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Collecting is one of the world’s most popular hobbies. There’s no limit to to what can be collected, and the price points can range dramatically, from fridge magnets to blue-chip art. In fact, the art collection previously owned by Yves Saint Laurent, was sold at an auction in 2009 for a whooping $484 million.
For most collectors, the value of their collection is more sentimental rather than monetary. Most of the time, there are stories associated with each item that is being collected. For provenance pieces, there might be some history associated with them, or simply memories associated with sourcing or purchasing the item. For example, some people love the thrill of hunting scarce pieces that other people don’t have access to, and they make it their quest to search for more.
Some may collect expensive pieces as totems for self accomplishment. After going through a hard period or doing hard work to accomplish certain goals, they may treat themselves with something they could not justify buying for any other reason.
For others, collecting may provide psychological security by filling in a personal void in their lives. They could allow people to relive memories from their early life, by connecting a physical item with a lost person or an experience.
These are just some motives. Each person owns their collection for individual reasons. Many may not be able to clearly assess the financial value of their connection because of the connection to the items.
When items are produced in low quantities and are sought after, they become a luxurious commodity to own. Such as timeless, rare watches that become investments. Of course people will justify paying such high amounts with the reason that the luxury item will continue being sought after, and it will appreciate in value. However, justifying purchasing an item purely for the purpose of investment can be a huge mistake. We cannot objectively value how much an item we are personally connected with will appreciate in value over time. Therefore, when making a luxurious purchase, one should be in a financial position that allows them to afford it without planning to sell it at a profit in a certain amount of time.
According to Knight Frank’s wealth report from 2020, the following asset classes within the luxury collectibles range have performed well, in some cases better than the stock market:
We must also take into account that these asset class indexes are based on certain brands. The definition of which luxury brands produce items considered investment grade is highly subjective.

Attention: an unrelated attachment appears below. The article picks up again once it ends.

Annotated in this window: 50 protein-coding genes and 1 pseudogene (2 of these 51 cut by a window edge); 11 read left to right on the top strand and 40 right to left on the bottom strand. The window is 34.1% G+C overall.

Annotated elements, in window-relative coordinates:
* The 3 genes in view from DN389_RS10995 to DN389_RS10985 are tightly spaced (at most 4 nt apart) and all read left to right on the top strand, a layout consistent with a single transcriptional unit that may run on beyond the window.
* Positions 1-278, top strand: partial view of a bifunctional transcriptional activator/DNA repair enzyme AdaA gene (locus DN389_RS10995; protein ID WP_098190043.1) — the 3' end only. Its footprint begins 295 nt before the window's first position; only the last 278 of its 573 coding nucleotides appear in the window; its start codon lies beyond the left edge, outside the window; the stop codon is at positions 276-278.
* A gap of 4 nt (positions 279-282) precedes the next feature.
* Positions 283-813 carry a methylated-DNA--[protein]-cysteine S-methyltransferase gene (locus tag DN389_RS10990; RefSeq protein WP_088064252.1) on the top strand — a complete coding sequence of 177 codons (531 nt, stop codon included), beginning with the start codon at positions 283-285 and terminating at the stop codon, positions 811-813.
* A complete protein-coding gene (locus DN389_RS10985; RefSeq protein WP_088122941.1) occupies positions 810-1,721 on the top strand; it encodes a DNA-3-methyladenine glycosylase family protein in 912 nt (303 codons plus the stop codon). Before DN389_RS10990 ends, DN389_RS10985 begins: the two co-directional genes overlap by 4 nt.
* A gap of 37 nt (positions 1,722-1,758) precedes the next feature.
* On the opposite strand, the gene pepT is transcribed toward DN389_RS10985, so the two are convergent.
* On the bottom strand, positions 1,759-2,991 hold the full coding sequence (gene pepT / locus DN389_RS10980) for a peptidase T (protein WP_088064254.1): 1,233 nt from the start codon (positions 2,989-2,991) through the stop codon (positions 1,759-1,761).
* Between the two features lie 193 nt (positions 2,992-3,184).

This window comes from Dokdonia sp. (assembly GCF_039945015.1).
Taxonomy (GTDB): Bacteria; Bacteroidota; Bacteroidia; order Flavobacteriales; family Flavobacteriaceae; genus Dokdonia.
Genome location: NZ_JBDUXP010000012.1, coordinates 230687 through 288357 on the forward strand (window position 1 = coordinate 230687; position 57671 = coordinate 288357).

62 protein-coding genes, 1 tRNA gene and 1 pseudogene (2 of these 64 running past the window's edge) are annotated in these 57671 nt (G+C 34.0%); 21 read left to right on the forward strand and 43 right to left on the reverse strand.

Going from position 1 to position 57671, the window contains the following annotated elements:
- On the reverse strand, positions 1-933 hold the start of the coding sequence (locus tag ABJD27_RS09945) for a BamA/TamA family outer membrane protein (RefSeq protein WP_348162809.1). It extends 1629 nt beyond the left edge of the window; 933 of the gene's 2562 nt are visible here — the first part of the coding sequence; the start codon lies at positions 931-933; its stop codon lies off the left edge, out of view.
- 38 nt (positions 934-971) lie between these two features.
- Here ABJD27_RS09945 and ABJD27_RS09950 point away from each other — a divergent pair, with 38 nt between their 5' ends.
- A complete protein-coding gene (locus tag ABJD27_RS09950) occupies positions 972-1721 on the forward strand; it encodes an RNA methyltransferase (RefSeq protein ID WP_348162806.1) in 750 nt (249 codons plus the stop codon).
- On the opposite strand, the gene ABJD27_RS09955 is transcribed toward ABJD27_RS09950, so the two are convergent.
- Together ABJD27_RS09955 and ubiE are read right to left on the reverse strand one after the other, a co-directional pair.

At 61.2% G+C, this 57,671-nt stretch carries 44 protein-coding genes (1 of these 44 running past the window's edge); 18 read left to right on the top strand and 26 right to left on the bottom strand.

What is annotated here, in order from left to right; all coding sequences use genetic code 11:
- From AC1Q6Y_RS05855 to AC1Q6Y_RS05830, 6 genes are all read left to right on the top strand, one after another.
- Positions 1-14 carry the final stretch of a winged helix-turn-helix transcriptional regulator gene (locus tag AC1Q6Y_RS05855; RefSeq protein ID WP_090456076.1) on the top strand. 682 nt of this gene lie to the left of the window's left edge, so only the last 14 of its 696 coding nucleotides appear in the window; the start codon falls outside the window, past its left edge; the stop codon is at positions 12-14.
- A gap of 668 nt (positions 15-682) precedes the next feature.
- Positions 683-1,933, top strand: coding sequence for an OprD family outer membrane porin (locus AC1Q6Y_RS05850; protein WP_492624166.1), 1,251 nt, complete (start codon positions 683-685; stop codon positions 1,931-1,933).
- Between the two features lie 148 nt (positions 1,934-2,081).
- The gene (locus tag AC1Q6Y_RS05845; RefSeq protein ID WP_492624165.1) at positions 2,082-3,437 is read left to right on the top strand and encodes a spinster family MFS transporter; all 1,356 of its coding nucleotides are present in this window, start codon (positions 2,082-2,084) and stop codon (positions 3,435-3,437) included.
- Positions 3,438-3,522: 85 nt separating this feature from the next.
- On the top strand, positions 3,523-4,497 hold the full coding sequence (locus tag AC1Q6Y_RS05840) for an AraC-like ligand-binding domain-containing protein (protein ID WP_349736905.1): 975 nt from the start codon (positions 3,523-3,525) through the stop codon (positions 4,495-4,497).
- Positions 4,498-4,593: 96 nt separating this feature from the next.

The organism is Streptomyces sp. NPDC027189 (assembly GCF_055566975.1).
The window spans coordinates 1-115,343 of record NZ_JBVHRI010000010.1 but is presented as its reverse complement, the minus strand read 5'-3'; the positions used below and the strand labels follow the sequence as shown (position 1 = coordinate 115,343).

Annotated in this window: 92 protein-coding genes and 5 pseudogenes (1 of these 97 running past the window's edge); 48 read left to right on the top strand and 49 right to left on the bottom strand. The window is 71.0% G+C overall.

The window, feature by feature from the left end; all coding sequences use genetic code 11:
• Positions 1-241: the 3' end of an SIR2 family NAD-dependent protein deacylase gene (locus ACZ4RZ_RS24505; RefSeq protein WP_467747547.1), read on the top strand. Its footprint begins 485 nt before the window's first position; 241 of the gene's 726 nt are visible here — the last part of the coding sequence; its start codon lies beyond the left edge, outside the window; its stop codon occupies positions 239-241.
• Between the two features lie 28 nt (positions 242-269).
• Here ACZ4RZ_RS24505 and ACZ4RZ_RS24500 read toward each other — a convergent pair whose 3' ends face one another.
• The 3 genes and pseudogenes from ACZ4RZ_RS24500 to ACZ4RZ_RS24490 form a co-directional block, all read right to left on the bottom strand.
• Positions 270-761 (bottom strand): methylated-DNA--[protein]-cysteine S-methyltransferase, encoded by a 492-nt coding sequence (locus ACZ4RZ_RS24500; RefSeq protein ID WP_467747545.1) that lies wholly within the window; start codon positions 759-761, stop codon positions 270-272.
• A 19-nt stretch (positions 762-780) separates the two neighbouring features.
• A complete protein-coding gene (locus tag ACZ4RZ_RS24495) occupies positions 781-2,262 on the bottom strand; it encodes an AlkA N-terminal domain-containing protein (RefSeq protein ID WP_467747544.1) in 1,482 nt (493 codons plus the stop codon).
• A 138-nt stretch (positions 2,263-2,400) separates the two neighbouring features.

With an emotional attachment to physical pieces, one might find it hard to sell items even though they could bring great profits. For example, Christopher Koch sold about half of his wine collection in 2016 for $21 millions. The rest, containing the more valuable pieces, remained unsold for his own consumption and pleasure. Of course, in this case the profits could have been much higher if the collection was considered an investment.
In other cases, people may delay selling items which later depreciate in value, due to either damage or decreased interest. When looking at luxury watches, 99% are not investment grade, meaning you cannot buy them, use them, and sell them at a profit. When buying an item, subjective opinions about its look are taken into account. Therefore, it’s best not to make the bets yourself, and let experts, that live and breathe for watches, who know which will appreciate make the choice for you.
In fact, not even the brand determines if an item is investment grade. It’s only those pieces that are produced in very limited quantities, and/or are very sought after. Not everyone has access to those pieces, but Konvi does, and this is why the expected returns of ~11% appreciation per annum are higher than the Knight Frank watch index expects.
The most valuable art collection in the world known, owned by Ezra and David Nahman is worth 3.3B for the pure reason it is considered an investment. The brothers are not considered art lovers, therefore they are not biased when they make their choices. Konvi is taking a similar approach by partnering with people that back their decisions by data rather than passion, look and feel. Konvi’s collectible investments may not appeal to the regular public in some cases, but they are sought after by respected collectors. This is what’s making the model of investing in collectibles work. And even better, everyone can diversify their investments into luxury items through Konvi, and therefore reduce risk.
In conclusion, if one wants to really make money out of collectibles, they should treat them as any other investment. A collection is made to also be enjoyed. Having a personal attachment to certain items is completely normal, and it’s best to take this into account when making purchase decisions.